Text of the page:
Sure, there is some extra work involved to set up an Irrevocable Life Insurance Trust (ILIT):
- The attorney fees
- Finding a trustworthy and reliable trustee
- Establishing a bank account for the trust
- Premiums that are paid each year, must be paid out of that trust by the trustee
- The increased Unified Credit Exemption means you need to have a very high net worth to make the trust worthwhile.
But, if you are in the right situation, an ILIT owning your life insurance can be very powerful.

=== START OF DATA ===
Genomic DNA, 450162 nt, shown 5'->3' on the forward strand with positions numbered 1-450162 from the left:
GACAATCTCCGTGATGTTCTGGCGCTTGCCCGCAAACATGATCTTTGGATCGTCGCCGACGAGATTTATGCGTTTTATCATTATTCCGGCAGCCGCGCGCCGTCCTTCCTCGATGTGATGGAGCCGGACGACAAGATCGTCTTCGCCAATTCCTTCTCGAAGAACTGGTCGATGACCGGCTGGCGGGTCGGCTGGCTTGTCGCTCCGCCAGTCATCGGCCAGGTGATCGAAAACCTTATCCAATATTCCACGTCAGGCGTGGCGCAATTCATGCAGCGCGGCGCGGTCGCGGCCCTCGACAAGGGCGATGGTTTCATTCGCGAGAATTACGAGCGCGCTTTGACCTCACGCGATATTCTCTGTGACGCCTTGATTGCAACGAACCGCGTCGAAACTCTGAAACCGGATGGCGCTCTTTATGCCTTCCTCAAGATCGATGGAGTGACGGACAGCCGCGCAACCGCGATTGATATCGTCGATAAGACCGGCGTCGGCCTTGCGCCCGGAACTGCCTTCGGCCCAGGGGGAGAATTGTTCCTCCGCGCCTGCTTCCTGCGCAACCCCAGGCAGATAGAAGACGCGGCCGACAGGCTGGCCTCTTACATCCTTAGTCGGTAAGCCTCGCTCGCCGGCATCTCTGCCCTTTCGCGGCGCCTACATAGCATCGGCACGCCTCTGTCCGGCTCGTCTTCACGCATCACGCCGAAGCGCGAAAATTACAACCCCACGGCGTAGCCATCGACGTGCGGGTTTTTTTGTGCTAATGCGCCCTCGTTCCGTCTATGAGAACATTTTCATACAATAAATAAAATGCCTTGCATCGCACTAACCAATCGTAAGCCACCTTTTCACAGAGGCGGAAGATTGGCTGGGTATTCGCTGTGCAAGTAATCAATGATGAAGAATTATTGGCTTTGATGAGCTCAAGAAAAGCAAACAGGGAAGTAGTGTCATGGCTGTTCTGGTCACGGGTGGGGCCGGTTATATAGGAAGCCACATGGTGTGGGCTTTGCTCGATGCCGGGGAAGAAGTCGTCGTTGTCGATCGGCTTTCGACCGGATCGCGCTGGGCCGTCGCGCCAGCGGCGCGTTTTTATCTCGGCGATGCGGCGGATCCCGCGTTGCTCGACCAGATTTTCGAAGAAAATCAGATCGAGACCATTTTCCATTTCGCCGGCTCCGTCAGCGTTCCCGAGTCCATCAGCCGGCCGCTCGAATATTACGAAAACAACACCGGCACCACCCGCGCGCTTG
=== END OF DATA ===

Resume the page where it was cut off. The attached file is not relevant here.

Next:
Life insurance is usually tax free to beneficiaries, but the ILIT can also make it free from estate taxes, when set up properly. Without the ILIT, the life insurance would be owned personally, and therefore included in the taxable estate thereby adding to the estate taxes due.
The ILIT can also be used for other estate planning purposes. The trust can retain the life insurance proceeds and manage it on behalf of the beneficiaries. It can also be used as a family bank; providing a source of funds for generations. Lastly, the cash inside the ILIT can protect against divorce and creditors for the beneficiaries.
Speak to your estate planning attorney for more information about ILIT specifics.